Administrivia

Hail, Caesar

A picture named caesar_exits.jpgMy mom called this morning with the sad news that Caesar the Cat had passed away. He was 21 years old; his kidneys were failing, and he had to be put down.

The gravity of that didn't really hit me until after I got off the phone. It was the loss of a family member, and while it was certainly expected, I found myself caught unprepared.

Caesar came home as a kitten the summer before my sophomore year of college; he was, in some ways, my replacement at home. A flufy Persian, He came to rule the street my parents lived on, defending his turf from larger, less furry cats ferociously. Even just last summer, he persued an interloper into the street and tore into him.

Caesar came and went pretty much at will; my father would banish him from the house at night lest he awake my parents at 4 am to go out. He was alternatingly sweet and sadistic, climbing up on laps for petting and purring loudly when he recieved attention, but dispensing swats when his mood changed. He coexisted with two dogs over his lifetime, and made sure they knew their place in the pecking order–below him.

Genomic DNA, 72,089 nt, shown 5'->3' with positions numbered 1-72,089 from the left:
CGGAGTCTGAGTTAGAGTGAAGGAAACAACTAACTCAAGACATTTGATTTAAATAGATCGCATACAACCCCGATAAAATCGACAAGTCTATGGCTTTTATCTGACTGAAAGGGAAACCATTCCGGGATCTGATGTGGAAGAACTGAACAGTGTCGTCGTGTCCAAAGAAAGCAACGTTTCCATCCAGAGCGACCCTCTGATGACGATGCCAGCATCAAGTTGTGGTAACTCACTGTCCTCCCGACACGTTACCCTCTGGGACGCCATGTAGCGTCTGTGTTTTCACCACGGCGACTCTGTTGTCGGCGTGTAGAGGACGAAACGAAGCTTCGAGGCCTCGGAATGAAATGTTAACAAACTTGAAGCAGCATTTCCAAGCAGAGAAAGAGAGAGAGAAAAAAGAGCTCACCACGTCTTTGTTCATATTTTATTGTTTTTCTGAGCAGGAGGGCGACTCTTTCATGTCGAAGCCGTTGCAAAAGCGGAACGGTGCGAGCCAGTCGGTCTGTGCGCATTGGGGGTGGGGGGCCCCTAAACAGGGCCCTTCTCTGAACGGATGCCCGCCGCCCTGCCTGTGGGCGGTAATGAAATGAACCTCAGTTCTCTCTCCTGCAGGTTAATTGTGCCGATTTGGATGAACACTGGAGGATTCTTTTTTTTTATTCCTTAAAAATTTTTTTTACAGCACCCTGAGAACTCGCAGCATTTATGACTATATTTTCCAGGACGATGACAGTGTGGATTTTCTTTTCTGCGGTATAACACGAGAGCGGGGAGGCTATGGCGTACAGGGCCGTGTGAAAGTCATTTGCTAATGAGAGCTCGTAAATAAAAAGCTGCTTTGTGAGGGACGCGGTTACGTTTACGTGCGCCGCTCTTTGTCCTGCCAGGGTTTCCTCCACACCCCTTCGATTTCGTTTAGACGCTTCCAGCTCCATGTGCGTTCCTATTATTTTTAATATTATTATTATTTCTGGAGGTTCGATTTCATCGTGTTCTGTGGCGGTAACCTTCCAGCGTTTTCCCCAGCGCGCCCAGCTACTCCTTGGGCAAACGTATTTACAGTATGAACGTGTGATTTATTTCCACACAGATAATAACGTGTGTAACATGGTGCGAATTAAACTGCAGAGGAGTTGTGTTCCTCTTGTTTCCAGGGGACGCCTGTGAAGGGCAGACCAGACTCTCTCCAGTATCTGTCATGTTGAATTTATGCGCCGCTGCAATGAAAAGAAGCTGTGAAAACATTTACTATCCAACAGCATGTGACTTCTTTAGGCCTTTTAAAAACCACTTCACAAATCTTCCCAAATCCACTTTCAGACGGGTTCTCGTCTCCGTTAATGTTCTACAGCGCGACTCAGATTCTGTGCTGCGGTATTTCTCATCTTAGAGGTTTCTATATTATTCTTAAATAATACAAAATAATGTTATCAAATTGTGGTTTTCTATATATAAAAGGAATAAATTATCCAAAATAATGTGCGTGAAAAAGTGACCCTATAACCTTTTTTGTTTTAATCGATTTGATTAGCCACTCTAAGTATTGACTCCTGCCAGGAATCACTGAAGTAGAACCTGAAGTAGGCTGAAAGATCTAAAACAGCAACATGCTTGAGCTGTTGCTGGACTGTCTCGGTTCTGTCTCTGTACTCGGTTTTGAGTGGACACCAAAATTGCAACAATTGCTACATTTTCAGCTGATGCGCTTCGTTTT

When I came home from college, or the Navy, or later in life with my family in tow, he always let me know that he recognized me, and lavished his royal attention on me. He set the bar for every other cat I have shared a home with.

My mom said the house felt strangely empty without him. It's no surprise; he had such a larger-than-life presence. He was housecat sized, but he had the bearing of a lion.

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General Chaos

“Mister Anderson, welcome back”

I went with my two boys to watch The Matrix: Revolutions last night as a break from the story I'm working on.

I never saw the second “Matrix” film; my older son filled me in on the details. I'm sure I'll see it on DVD when it comes out, just like I did with the original. But even without the full reference points of “Reloaded”, I was able to just unplug my brain and enjoy the film.